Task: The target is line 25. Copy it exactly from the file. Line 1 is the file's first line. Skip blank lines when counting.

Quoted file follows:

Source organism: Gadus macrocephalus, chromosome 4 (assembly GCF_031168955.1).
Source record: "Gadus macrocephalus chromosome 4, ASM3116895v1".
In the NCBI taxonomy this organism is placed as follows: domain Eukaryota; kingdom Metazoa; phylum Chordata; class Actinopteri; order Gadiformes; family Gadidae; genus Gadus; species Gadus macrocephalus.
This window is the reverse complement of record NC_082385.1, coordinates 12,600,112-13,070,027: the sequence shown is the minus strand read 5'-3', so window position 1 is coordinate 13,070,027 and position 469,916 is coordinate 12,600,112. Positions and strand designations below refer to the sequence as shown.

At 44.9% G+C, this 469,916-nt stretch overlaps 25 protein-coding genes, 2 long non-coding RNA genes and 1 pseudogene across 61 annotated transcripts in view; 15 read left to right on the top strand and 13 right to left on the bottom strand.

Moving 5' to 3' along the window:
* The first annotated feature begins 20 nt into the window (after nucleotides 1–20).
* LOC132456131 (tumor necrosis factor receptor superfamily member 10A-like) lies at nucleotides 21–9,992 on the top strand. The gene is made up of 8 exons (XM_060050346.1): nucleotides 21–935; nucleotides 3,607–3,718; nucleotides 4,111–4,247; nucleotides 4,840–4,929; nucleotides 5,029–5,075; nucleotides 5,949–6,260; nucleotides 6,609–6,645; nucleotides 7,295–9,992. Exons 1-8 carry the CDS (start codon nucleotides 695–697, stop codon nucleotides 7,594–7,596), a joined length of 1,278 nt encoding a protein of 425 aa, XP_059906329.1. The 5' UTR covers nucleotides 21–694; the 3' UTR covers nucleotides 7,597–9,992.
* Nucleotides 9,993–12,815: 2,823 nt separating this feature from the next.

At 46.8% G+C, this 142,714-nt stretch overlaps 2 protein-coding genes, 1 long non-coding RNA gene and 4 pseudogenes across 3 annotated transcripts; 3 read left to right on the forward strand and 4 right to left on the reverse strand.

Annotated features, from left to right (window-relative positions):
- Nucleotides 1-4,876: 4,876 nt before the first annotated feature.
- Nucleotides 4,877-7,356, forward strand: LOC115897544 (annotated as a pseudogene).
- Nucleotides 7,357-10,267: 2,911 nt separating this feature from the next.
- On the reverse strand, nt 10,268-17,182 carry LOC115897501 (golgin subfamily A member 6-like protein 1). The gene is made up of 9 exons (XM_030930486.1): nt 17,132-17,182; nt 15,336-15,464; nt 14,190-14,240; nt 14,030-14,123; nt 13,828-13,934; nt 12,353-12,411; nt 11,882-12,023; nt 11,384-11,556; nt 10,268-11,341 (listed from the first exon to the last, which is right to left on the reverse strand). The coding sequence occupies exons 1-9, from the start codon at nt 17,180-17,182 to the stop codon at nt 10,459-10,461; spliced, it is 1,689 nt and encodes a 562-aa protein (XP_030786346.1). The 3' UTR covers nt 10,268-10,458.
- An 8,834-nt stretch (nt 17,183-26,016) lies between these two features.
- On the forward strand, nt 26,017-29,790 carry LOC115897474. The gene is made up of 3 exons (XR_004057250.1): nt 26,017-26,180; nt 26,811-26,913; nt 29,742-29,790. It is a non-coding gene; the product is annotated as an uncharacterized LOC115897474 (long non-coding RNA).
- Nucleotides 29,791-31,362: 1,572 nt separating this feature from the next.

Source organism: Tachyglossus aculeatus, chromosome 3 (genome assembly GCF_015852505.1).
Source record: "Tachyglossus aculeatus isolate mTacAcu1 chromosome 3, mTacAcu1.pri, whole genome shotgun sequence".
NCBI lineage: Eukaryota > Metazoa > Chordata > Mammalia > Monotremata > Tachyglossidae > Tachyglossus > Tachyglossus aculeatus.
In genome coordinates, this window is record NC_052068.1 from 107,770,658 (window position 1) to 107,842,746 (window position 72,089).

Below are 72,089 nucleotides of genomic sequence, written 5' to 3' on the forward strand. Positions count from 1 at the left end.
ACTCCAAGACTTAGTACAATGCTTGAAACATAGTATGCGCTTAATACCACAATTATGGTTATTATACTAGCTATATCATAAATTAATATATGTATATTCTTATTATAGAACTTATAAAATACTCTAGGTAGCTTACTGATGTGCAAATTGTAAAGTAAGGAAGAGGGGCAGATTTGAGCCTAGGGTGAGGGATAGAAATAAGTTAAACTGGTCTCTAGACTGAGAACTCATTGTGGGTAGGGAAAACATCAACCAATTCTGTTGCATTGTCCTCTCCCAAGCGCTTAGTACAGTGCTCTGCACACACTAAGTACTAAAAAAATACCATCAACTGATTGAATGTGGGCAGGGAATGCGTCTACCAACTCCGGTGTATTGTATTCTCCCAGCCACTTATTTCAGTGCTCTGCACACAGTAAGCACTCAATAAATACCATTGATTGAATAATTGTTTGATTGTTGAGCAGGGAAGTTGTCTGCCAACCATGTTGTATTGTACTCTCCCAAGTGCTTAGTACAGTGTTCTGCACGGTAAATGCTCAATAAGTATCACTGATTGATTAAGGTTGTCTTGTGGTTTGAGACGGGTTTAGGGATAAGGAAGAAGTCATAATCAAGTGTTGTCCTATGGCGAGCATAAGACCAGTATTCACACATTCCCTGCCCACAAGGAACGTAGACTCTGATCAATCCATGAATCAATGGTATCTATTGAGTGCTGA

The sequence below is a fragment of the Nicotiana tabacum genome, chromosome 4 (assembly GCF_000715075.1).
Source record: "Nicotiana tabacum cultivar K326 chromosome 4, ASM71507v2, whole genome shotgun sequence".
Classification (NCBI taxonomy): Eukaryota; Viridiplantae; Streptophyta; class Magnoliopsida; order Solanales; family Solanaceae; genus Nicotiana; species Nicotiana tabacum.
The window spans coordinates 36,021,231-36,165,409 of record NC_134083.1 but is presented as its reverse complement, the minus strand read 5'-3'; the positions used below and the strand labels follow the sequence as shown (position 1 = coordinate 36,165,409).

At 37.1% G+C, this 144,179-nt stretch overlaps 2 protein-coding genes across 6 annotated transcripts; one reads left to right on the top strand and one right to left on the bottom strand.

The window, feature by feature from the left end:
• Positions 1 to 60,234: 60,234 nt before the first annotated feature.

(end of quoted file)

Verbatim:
The sequence below is a fragment of the Nicotiana tabacum genome, chromosome 4 (assembly GCF_000715075.1).